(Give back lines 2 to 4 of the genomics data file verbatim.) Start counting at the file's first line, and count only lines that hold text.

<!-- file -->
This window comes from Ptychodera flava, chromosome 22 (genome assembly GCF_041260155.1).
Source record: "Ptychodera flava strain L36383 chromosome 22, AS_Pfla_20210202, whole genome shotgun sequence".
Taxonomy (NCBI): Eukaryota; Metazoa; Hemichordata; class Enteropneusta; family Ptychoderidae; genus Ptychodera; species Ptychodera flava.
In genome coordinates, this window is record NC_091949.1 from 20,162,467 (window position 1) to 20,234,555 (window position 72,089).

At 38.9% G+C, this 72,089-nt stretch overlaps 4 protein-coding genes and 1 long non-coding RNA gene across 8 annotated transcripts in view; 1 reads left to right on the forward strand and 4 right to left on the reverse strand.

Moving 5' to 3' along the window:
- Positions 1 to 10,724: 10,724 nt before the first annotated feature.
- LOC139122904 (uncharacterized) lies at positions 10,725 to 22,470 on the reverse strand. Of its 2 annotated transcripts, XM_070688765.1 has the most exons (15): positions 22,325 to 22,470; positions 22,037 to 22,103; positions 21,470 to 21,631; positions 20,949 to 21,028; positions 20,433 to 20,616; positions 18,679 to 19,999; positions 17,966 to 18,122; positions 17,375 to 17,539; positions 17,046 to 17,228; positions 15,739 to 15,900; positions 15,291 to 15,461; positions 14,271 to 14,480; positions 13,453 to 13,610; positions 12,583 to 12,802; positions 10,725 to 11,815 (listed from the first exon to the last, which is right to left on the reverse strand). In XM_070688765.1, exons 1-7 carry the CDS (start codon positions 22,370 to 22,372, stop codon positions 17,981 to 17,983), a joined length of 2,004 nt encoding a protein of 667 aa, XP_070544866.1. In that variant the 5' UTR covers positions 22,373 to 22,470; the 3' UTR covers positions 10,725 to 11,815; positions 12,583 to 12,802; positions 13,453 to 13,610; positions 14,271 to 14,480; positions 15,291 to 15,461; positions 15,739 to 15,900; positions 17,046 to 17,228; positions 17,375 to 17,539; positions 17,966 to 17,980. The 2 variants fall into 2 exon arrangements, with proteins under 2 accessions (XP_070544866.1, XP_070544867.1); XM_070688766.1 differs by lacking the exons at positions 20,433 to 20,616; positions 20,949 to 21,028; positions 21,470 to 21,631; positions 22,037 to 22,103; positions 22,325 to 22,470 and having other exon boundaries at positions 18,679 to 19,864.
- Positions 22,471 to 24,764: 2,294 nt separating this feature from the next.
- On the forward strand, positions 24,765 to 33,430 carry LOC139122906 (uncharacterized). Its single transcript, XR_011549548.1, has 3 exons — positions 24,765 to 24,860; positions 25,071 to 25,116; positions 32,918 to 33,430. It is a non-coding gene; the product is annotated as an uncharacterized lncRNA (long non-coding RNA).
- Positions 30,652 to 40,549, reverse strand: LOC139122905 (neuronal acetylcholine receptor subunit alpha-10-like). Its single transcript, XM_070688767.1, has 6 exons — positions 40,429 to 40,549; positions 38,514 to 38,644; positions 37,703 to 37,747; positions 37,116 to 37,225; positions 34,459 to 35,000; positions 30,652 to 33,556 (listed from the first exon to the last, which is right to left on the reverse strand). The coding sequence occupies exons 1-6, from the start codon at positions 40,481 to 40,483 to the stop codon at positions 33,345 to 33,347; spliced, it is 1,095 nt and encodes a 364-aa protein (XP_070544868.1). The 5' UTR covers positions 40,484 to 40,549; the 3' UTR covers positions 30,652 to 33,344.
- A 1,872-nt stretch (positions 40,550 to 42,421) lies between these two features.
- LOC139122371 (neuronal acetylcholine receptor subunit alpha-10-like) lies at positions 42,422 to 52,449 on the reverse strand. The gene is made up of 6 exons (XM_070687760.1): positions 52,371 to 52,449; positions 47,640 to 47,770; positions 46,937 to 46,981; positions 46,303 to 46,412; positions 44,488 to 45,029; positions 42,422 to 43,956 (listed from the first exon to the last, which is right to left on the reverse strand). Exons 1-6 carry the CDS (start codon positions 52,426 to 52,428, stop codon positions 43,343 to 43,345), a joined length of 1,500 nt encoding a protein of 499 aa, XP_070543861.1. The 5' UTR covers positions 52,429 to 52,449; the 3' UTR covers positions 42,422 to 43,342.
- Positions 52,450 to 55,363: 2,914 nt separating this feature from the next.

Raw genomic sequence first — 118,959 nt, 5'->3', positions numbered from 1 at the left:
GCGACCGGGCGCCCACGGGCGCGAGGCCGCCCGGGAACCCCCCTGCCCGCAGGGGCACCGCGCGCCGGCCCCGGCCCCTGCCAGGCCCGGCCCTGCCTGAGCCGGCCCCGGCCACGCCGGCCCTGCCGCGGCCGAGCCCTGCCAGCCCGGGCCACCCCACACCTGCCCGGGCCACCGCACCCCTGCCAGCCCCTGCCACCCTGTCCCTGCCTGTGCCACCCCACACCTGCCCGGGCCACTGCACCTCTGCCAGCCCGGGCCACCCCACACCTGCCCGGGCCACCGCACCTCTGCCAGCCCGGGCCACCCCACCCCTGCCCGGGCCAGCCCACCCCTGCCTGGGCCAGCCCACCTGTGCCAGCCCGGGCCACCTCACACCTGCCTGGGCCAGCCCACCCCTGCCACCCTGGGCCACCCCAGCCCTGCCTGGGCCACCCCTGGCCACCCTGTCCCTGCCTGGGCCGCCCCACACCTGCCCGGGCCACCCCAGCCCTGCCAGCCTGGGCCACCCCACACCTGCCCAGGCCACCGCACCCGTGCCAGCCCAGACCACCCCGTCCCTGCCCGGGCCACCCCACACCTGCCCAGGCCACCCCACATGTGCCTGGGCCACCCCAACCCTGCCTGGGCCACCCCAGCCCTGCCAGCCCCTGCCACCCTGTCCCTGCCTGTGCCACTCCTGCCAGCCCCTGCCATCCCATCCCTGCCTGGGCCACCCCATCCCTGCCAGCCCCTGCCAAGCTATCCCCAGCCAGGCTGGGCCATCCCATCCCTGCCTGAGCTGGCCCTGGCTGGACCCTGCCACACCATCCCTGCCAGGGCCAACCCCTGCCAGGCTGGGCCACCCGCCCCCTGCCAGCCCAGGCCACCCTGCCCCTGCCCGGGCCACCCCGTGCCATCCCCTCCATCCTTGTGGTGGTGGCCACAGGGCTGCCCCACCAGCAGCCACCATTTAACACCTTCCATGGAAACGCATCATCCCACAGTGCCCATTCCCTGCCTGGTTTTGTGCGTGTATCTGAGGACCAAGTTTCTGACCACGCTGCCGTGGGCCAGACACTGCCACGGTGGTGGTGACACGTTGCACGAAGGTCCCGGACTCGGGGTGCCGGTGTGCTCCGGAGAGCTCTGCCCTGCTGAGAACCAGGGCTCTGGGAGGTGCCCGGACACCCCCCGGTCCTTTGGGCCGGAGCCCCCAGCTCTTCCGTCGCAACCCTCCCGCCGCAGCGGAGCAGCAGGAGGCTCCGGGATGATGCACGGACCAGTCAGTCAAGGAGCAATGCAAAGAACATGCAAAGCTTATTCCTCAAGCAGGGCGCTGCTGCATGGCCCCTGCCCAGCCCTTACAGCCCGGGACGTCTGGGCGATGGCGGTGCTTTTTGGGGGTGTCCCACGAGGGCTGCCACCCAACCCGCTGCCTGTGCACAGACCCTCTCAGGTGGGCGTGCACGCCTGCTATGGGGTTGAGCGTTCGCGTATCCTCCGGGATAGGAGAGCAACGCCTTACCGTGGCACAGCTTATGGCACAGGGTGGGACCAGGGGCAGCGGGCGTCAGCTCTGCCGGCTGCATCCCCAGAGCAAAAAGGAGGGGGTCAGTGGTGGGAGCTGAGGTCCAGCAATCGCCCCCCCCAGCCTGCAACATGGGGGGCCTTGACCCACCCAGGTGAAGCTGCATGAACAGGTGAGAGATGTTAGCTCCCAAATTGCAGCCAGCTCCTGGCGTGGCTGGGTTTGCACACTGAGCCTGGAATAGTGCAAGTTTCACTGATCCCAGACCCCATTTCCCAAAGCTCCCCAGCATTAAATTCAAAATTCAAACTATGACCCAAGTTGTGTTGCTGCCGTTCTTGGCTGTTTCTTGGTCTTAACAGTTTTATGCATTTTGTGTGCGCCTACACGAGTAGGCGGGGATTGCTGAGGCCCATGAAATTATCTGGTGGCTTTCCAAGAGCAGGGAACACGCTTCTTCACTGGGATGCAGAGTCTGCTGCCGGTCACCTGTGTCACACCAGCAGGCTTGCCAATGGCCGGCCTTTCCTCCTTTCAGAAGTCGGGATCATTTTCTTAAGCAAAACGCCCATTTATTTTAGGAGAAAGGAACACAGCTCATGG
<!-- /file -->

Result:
Source record: "Ptychodera flava strain L36383 chromosome 22, AS_Pfla_20210202, whole genome shotgun sequence".
Taxonomy (NCBI): Eukaryota; Metazoa; Hemichordata; class Enteropneusta; family Ptychoderidae; genus Ptychodera; species Ptychodera flava.
In genome coordinates, this window is record NC_091949.1 from 20,162,467 (window position 1) to 20,234,555 (window position 72,089).